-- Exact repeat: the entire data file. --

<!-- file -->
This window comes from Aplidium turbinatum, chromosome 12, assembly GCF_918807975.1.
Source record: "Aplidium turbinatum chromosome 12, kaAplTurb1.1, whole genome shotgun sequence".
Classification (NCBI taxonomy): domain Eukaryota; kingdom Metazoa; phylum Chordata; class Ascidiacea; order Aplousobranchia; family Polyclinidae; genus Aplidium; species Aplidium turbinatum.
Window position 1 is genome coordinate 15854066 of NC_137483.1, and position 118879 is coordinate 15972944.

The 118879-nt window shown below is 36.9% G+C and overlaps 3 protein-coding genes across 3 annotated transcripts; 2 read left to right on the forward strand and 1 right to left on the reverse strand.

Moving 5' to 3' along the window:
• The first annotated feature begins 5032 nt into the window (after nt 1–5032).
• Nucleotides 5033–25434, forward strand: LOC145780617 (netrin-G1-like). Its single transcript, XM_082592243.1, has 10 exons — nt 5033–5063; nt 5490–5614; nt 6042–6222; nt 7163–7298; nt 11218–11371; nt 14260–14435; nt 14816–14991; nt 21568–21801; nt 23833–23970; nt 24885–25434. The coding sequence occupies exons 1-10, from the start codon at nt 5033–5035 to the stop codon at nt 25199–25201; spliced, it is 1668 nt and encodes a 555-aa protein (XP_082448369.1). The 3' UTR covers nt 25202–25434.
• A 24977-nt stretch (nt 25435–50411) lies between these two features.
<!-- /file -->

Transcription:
This window comes from Aplidium turbinatum, chromosome 12, assembly GCF_918807975.1.
Source record: "Aplidium turbinatum chromosome 12, kaAplTurb1.1, whole genome shotgun sequence".
Classification (NCBI taxonomy): domain Eukaryota; kingdom Metazoa; phylum Chordata; class Ascidiacea; order Aplousobranchia; family Polyclinidae; genus Aplidium; species Aplidium turbinatum.
Window position 1 is genome coordinate 15854066 of NC_137483.1, and position 118879 is coordinate 15972944.

The 118879-nt window shown below is 36.9% G+C and overlaps 3 protein-coding genes across 3 annotated transcripts; 2 read left to right on the forward strand and 1 right to left on the reverse strand.

Moving 5' to 3' along the window:
• The first annotated feature begins 5032 nt into the window (after nt 1–5032).
• Nucleotides 5033–25434, forward strand: LOC145780617 (netrin-G1-like). Its single transcript, XM_082592243.1, has 10 exons — nt 5033–5063; nt 5490–5614; nt 6042–6222; nt 7163–7298; nt 11218–11371; nt 14260–14435; nt 14816–14991; nt 21568–21801; nt 23833–23970; nt 24885–25434. The coding sequence occupies exons 1-10, from the start codon at nt 5033–5035 to the stop codon at nt 25199–25201; spliced, it is 1668 nt and encodes a 555-aa protein (XP_082448369.1). The 3' UTR covers nt 25202–25434.
• A 24977-nt stretch (nt 25435–50411) lies between these two features.